Gap Year Reflections from Ben Casnocha
Ben Casnocha, a student at Claremont McKenna College, was recently asked to weigh in on our site about his own a gap year experience. He happily obliged, and provided the following 'thoughts' about his gap year experience. Ben has helped popularize the gap year concept in the US with his Gap Year Travel Blog. He is also an entrepreneur and author.
When I turned 18, I asked dozens of my adult friends what they regretted NOT doing when they were 18. I posted some of the answers here: http://ben.casnocha.com/2006/03/friend_of_ben_w.html. The single most common answer was “Didn’t travel enough.” I didn’t expect to stumble upon such a widely held regret. But there it was, and as someone who hadn’t much traveled, it struck a chord. When I started exploring the idea of taking a gap year, I asked people I knew who had done such a thing whether they regretted it. (Yes, I find the “regret” question pretty revealing.) Not a single person said they regretted taking a year off.
With this information in tow, I took the plunge. I traveled overseas for three months, worked for three months, did a USA road trip, and wrote a book. Now that it’s behind me, I, too, have no regrets about taking a gap year. In fact, it was one of the best things I’ve ever done.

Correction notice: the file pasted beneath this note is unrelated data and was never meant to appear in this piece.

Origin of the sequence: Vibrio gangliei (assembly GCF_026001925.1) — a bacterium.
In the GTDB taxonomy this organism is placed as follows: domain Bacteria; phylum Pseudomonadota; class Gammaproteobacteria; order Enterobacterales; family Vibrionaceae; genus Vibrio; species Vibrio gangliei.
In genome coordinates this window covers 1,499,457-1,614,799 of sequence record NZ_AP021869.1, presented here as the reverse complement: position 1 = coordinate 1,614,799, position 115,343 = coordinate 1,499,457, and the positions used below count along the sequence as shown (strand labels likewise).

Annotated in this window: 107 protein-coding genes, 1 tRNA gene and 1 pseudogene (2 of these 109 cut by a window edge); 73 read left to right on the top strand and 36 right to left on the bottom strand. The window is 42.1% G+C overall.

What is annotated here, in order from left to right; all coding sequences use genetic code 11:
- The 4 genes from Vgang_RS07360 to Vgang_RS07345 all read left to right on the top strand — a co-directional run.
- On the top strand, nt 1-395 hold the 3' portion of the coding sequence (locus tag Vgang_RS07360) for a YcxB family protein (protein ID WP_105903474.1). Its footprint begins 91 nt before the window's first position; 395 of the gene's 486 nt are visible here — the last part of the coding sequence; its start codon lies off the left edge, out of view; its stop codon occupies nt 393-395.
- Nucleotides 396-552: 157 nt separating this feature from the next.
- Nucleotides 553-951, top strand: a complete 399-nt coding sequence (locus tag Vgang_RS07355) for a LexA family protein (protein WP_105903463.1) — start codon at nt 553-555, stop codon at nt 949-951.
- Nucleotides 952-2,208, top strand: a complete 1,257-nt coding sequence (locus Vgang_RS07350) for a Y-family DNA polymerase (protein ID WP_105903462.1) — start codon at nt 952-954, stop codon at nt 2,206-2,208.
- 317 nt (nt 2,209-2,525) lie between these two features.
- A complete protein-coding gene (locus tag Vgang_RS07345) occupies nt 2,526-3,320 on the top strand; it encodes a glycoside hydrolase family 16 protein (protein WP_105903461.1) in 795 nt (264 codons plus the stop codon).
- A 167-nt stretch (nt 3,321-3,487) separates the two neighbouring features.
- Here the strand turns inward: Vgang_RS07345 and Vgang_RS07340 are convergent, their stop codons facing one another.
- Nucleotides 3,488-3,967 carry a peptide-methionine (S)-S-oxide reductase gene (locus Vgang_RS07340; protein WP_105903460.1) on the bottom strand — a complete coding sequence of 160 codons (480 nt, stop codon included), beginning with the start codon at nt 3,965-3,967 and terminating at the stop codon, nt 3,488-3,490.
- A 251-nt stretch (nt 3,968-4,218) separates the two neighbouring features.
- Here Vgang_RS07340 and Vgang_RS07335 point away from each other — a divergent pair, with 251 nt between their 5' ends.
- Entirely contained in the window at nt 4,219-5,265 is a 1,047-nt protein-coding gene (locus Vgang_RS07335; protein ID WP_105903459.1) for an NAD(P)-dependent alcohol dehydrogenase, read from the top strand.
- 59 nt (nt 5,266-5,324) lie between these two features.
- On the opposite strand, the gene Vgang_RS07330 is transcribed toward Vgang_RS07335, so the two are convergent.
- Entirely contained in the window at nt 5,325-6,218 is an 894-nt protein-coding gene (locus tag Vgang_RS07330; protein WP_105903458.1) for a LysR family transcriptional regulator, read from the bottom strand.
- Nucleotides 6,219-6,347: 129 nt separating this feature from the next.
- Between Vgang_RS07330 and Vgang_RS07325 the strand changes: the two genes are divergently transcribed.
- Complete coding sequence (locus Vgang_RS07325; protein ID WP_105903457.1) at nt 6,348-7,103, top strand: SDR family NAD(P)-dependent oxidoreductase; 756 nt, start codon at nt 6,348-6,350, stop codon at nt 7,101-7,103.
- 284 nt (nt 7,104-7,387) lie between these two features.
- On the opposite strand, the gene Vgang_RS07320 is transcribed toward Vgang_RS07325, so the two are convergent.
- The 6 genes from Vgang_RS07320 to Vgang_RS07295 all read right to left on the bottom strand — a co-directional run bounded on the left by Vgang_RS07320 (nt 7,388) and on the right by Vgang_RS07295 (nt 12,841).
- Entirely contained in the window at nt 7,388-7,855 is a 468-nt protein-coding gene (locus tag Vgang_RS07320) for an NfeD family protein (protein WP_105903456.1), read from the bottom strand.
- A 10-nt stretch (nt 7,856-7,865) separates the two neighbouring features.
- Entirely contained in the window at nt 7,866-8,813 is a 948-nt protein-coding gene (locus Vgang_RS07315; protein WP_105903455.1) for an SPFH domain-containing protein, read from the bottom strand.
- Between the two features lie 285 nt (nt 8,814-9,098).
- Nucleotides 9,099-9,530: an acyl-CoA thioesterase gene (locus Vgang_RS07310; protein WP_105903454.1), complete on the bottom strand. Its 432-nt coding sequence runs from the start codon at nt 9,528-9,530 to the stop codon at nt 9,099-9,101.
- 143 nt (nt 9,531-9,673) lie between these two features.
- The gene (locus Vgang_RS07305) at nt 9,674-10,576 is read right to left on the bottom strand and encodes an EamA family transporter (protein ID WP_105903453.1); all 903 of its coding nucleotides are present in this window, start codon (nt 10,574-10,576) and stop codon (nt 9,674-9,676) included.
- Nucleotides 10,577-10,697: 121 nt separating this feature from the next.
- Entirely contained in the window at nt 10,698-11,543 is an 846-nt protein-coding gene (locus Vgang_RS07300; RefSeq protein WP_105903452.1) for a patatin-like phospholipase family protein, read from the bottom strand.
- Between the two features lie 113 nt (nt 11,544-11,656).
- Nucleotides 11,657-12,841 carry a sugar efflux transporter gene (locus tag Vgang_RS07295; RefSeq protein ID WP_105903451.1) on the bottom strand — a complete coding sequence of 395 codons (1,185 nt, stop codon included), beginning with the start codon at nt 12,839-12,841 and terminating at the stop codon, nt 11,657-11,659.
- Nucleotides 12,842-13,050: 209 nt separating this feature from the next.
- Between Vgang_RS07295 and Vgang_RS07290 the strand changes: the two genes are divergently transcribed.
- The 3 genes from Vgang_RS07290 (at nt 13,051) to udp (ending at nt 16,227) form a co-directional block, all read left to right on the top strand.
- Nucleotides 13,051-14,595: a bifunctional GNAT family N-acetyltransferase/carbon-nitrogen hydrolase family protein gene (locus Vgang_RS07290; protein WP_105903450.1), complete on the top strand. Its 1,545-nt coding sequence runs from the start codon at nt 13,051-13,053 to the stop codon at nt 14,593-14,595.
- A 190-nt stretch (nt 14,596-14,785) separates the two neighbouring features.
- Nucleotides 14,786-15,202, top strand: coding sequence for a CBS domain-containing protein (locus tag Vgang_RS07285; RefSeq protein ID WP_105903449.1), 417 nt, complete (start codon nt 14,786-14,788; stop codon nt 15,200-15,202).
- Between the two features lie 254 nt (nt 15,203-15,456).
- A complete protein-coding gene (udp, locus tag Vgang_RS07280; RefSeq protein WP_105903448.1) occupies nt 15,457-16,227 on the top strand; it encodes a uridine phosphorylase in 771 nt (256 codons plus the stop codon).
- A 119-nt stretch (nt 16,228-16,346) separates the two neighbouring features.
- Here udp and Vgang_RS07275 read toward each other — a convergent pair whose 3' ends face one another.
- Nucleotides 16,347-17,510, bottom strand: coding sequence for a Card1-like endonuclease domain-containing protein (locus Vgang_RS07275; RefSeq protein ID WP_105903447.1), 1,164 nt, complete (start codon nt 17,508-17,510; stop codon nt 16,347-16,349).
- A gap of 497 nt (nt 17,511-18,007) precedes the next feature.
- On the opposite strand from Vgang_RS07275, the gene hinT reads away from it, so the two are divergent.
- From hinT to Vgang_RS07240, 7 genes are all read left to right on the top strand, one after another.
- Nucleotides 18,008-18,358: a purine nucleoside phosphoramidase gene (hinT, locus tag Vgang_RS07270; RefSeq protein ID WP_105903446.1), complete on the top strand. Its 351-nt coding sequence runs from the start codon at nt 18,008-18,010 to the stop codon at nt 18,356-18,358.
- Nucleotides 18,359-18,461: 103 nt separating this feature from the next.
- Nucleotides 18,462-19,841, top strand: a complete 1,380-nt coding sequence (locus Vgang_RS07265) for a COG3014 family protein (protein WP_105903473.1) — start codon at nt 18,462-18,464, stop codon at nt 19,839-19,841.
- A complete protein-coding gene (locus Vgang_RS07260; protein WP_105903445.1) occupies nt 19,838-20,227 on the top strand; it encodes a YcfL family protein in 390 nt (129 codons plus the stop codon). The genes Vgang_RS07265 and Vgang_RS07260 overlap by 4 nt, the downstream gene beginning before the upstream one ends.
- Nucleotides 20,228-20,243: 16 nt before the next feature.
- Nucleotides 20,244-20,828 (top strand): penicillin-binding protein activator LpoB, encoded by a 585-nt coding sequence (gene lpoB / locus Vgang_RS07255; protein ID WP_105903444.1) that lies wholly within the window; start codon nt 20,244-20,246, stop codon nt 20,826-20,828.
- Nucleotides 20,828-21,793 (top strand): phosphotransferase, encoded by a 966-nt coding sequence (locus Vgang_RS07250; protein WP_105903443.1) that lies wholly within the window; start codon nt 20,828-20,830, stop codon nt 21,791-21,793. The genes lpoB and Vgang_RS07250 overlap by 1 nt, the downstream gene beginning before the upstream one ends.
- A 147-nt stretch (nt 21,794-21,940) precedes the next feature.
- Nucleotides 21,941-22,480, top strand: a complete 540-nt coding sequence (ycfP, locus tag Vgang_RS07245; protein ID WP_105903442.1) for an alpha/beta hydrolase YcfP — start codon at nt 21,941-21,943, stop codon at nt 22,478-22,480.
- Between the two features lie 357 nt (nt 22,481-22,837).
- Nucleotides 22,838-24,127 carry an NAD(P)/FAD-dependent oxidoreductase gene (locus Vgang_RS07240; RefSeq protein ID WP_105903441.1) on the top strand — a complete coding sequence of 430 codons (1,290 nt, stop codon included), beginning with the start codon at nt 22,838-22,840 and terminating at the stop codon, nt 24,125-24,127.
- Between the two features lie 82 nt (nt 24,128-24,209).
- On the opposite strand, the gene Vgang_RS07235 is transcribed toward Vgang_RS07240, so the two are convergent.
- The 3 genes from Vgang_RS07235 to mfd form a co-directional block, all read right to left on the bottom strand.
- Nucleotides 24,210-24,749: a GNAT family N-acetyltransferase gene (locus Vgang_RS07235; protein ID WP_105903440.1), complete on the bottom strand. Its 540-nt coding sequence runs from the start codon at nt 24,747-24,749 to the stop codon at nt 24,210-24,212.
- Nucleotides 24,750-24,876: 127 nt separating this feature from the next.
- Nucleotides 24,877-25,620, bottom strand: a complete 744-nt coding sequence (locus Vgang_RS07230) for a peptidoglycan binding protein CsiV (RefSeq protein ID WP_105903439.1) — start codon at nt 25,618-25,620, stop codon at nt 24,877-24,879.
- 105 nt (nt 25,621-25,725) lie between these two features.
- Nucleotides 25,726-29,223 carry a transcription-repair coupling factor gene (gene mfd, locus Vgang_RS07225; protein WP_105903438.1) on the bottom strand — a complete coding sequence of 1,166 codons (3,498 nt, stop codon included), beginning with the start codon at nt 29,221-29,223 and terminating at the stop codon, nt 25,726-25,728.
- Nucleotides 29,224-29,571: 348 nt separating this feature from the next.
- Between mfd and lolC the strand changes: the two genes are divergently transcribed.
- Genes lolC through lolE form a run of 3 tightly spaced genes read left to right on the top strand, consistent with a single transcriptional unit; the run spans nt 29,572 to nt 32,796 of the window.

Maybe most important is it takes you off the formal education treadmill — if only temporarily. Most educated people have schooling for 18 or 19 years straight. When you take a year off, you acquire experiences that give you a unique perspective on your education once you take it up again.
Of course, even though you’re not in formal schooling, you still get a hell of an education. International travel does this the most. Especially for a young person today growing up in a globalized (read: interconnected) world, it’s hard to think of anything more important than understand how the different parts of this world work together. Or if you decide to work, work is a form of education. Any kind of work. Menial labor or high brow internship.
Ultimately, how you decide to spend a gap year is up to you. Unlike formal schooling, you have total control (well, for the most part – your parents might have a say!) on how you spend this time. Let your imagination run wild. There is no single way to do it. Sample widely. Travel some, work some, volunteer some, just hang out and read some. Spend some quality time with yourself. Spend some quality time with others, both familiar and foreign.
As Mark Twain once brilliantly said, we regret the things we DON’T do more than the things we do.